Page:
Thanks to the Bill & Melinda Gates Foundation the Fight against HIV/AIDS race for a vaccine received a $23.4 million boost to the University of Maryland School of Medicine in the largest HIV/AIDS research grant to date.
Researchers and HIV/AIDS Scientists at the University of Maryland School of Medicine will now move forward on ground breaking decades long HIV/AIDS Vaccine research. The largest gift of The Bill & Melinda Gates Foundation of $23.4 million was awarded to the University of Maryland’s Institute of Human Virology. UM’s Institute of Virology headed by Dr. Robert Gallo, who helped discover the human immunodeficiency virus which causes the virus AIDS, and developed the HIV blood test.
Dr. Robert Gallo’s research team at the University of Maryland’s Institute of Virology began research on the AIDS vaccine in 2002 and have seen ground breaking results on tested monkeys.
The HIV/AIDS Vaccine currently under development at UM’s Institute of Virology would neutralize different strains of HIV. Dr. Robert Gallo’s research team say previous HIV/AIDS vaccine candidates responded only to single strains or narrow ranges of the disease.
HIV/AIDS Vaccine Scientists have been stumped by the AIDS virus’ ability to mutate. The AIDS virus rapidly changes the makeup of the body’s proteins on the surface, creating the task hard for antibodies to attack the disease. HIV/AIDS Vaccines which have been developed to battle the disease have proved too weak to meet the task.
The Institute of Virology HIV/AIDS vaccine contains a protein that is typically hidden within the AIDS virus however exposed itself when the virus attaches to a cell before attacking it. The protein doesn’t change, unlike the proteins on the outer coat of the virus.
The University of Maryland’s IHV antibodies in the current research trial bind to regions common in HIV rather than to the constantly changing protein which is usually different in each virus strain.
On Thursdays announcement of the $23.4 million HIV/AIDS grant Gov. Martin O’Malley said, “Today, we are on the verge on a major breakthrough in HIV/AIDS.”
The new hope for a HIV/AIDS cure was made possible by The Bill & Melinda Gates Foundation who donated $16.8 million to the UM’s IHV research, while the Army’s Military HIV Research Program gave $2.2 million. The National Institutes of Health and others also have contributed funds. The Bill & Melinda Gates foundation also awarded the IHV $15 million in 2007 used in developing the HIV/AIDS vaccine.
Col. Peter Weina, deputy commander of the Military HIV Research Program, said it decided to partner with the IHV because its current findings seemed promising.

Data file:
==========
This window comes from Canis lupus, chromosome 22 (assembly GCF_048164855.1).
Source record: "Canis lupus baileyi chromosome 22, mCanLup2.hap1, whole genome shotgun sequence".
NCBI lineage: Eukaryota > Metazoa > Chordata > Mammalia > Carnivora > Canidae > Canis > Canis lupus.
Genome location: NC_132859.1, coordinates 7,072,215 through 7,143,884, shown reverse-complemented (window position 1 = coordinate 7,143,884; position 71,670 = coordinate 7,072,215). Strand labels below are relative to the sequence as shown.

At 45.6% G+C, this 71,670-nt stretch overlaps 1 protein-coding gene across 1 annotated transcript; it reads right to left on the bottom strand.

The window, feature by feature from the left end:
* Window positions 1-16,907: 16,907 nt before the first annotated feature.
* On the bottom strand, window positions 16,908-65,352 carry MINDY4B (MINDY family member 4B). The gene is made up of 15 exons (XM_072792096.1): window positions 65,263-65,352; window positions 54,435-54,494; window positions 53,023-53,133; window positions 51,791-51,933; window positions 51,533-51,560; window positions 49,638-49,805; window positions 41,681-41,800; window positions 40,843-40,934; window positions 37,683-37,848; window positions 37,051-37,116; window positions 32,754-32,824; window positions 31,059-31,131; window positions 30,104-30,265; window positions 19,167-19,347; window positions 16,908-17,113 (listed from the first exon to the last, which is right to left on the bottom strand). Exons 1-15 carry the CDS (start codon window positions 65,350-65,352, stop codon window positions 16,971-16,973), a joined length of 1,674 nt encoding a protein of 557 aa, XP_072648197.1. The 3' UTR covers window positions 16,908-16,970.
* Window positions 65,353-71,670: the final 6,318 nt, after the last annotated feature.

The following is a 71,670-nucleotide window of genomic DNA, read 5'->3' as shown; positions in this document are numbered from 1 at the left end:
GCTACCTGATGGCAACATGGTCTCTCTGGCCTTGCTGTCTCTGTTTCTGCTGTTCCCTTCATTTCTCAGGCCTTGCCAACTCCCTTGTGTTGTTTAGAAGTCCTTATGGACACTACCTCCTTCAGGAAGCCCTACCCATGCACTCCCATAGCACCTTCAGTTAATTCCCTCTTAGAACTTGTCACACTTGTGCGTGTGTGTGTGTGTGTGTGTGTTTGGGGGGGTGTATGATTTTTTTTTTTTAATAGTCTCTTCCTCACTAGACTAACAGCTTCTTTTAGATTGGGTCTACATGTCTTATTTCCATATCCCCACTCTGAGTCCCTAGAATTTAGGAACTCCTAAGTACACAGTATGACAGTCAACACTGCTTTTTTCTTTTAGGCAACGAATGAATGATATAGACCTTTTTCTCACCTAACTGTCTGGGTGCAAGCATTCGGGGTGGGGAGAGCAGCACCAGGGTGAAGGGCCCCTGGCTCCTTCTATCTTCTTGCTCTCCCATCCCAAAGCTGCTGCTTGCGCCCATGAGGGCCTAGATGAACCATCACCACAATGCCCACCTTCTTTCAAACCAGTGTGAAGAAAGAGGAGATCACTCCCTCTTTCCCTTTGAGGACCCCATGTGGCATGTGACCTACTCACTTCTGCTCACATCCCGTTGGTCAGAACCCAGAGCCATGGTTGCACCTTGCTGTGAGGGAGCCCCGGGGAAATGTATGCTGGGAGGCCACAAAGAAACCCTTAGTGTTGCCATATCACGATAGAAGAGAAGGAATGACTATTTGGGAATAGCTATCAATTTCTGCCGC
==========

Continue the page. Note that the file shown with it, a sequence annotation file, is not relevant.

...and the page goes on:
“No one institution is able to do everything well, but by collaborating we can develop the synergies to make a breakthrough we might not be able to do by ourselves,” Weina said after Thursday’s announcement.
Gallo and scientists at the IHV will conduct the research along with researchers from the Military HIV Program and Sanofi Pasteur, a drug company that specializes in distributing and developing vaccines.
Part of the HIV/AIDS vaccine research will involve testing the vaccine created by IHV scientists to see how it works with a different vaccine tested by Sanofi Pasteur and the Military HIV Research Program in Thailand. That vaccine reduced risk of infection by about a third.
“We thought we might couple them and make theirs work better and help ours as well,” Dr. Robert Gallo said.
The researchers will also look at how long the vaccine will last in humans. Dr. Robert Gallo said it would be hard to provide vaccine boosts to people in Third World countries several times a year.
The money will enable the Institute of Human Virology to move from preclinical work to Phase I and II clinical trials that would include humans.
Initial testing of the HIV/AIDS vaccine was done by Profectus BioSciences, a Baltimore-based spinoff of the institute which Dr. Robert Gallo said will continue to do more testing with the new funding.
IHV Scientist and Researchers have said they’re closer than they have ever been to developing a vaccine.
Medications now enable people living with AIDS to manage the disease and survive for many years. But the drugs are expensive costing upwards of $2,200 per month and don’t cure people. People living with HIV also have a much higher risk of developing certain cancers, such as those of the lung, liver, head and neck.
TheBody.com (The Complete HIV/AIDS Resource Website)